A week ago on Sunday the family and I took my folks - who are visiting from out of town - to lunch in Palo Alto. The restaurant we went to was close to an Apple store, where a line of about 100 people snaked out the door and around the corner. Californians in their multitude stood around for hours in line to get themselves a brand new iPhone. On Monday, I witnessed the same phenomenon at the Stanford Shopping Mall, where another Apple store is located. It occurs to me that the line for the iPhone symbolizes much that is bad about U.S. consumers and the reason for why our economy is in such dire straights these days.
To be pointed about it, the American consumer is akin to a five year old who is unable to delay gratification for even a few days. They want their toys, and they want them now. Tomorrow will simply not do and next year is completely out of the question. How is this a problem, you ask? It's not that I have any problems with the iPhone- in fact, when the lines disappear I will probably get one myself - it's just that the willingness of people to stand for hours in line just to get the latest toy - be it an iPhone, a Wii console, a Harry Potter book or a ticket to the newest blockbuster - is simply irrational. Guys, those toys are not in short supply. Go to your nearest book store and ask for a Harry Potter and you'll no doubt get one. Wait for a few weeks and the same will be true for the iPhone. Why the rush?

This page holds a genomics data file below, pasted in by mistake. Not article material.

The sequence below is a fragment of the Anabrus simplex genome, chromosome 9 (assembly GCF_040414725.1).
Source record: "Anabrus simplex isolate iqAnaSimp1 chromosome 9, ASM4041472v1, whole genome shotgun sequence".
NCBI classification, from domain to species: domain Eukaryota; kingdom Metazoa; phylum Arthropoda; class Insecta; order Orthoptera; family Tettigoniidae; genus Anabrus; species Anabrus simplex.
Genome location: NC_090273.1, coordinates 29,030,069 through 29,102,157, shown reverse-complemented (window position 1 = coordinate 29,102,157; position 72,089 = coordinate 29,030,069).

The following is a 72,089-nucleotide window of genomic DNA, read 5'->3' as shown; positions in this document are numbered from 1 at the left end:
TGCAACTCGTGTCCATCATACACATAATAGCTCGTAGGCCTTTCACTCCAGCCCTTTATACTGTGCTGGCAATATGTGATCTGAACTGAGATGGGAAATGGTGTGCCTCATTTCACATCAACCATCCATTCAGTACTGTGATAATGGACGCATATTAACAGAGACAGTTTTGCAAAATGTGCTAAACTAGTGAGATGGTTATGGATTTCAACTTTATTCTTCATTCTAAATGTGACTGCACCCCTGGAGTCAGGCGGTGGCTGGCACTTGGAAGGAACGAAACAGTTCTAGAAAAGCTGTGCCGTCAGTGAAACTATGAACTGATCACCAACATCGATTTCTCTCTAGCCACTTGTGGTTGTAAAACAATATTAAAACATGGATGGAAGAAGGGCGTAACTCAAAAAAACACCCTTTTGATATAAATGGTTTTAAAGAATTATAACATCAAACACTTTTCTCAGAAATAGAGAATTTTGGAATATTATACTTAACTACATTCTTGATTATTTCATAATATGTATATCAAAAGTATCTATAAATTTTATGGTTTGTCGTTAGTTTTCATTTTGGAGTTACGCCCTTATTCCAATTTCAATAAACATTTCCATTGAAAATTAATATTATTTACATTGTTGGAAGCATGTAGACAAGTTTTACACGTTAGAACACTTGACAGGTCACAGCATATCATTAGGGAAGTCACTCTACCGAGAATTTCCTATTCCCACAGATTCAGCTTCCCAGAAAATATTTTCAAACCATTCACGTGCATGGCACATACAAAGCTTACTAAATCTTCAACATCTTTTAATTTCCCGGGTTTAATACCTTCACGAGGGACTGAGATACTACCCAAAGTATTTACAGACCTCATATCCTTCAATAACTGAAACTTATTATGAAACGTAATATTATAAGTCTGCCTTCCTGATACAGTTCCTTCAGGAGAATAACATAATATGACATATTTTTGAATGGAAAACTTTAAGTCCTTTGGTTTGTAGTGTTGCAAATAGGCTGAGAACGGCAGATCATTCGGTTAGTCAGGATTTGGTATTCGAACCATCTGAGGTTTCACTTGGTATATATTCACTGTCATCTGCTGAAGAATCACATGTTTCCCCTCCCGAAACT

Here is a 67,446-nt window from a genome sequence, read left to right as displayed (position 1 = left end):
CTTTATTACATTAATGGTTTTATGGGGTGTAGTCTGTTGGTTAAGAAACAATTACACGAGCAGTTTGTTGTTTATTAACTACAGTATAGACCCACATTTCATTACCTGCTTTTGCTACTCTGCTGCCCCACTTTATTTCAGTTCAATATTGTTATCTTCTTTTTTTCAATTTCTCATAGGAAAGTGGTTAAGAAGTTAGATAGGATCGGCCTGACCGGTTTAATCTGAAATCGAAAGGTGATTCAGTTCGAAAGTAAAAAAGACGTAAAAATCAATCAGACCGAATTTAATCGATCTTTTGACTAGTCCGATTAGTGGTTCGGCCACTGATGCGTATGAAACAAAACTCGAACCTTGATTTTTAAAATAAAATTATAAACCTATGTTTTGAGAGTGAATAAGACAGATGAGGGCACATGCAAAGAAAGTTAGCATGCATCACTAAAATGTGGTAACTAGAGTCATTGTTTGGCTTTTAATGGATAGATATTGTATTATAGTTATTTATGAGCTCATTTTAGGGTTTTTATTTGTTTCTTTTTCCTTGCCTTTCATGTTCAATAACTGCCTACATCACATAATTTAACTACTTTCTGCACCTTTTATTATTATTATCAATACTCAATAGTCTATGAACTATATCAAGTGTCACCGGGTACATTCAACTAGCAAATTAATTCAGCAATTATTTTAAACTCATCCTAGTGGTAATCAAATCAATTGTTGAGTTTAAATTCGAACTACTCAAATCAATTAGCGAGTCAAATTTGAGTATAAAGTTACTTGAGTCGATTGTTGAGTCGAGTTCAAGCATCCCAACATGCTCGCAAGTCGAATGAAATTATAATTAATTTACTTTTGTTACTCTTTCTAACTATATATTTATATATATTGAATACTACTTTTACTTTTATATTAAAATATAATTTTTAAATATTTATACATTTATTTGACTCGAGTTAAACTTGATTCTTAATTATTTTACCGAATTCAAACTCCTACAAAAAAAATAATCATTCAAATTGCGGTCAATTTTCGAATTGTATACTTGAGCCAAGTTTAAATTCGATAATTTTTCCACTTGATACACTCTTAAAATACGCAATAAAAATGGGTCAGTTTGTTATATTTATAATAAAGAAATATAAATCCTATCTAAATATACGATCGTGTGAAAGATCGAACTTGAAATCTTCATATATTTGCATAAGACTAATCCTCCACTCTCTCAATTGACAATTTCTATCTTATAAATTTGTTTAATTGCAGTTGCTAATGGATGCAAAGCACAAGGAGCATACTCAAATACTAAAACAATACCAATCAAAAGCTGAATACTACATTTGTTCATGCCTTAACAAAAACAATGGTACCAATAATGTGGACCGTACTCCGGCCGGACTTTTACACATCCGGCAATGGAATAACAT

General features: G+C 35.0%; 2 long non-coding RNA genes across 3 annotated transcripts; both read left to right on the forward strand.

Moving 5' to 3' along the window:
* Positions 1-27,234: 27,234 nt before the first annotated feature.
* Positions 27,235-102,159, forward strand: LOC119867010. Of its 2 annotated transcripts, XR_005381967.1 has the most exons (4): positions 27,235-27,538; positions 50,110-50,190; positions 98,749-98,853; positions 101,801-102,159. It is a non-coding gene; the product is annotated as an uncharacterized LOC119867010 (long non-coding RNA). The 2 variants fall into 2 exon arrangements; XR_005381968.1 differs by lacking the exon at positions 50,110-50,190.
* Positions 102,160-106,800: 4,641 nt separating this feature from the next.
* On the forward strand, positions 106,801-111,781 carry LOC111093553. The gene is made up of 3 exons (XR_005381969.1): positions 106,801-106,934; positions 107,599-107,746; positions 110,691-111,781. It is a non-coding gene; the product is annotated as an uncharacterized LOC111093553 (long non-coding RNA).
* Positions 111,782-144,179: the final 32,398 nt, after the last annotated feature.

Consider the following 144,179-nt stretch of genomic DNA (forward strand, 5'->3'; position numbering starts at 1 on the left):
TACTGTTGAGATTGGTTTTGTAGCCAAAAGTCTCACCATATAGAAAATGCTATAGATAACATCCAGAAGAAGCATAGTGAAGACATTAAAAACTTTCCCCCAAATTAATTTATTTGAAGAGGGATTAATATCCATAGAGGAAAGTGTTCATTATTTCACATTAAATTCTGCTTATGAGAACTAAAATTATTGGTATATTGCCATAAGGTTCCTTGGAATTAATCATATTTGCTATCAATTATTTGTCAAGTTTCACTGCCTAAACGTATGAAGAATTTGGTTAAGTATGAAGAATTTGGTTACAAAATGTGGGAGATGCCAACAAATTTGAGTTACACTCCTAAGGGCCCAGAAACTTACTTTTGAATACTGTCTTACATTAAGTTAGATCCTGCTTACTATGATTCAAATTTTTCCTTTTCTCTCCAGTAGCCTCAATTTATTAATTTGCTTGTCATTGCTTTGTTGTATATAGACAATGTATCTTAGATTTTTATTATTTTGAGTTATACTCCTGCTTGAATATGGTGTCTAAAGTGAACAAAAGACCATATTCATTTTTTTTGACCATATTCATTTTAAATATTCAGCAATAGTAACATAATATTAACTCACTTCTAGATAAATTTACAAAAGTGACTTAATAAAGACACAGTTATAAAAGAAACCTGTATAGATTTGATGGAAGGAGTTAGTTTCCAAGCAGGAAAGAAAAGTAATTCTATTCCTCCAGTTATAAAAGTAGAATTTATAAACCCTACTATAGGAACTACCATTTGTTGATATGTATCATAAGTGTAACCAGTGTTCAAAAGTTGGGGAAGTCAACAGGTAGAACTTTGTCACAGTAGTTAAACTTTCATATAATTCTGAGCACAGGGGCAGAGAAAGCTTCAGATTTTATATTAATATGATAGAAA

This is probably not a major issue when you are talking about relatively low cost items, but the same phenomenon is what got us into our current economic malaise. I can't afford to buy a house - never mind, I'll take a crazy loan that I can't repay and get one anyway. I can't delay my satisfaction. I can't afford to take a Caribbean vacation. Never mind, I'll just put it on my credit card and pay it off twice over with interest. I can't save for retirement because I have a burning desire to buy a new pair of shoes, car, big screen TV, whatever. My immediate wants far outweigh my future needs.
Many Americans have apparently lost their capacity for rational thought and delayed gratification in the face of consumer culture. So, get it all now if you must, but remember that the time will come when the Piper will demand payment in full.
On an unrelated note, check out the latest Carnival of Personal Finance where my recent post about the benefit of the long bear market is also included.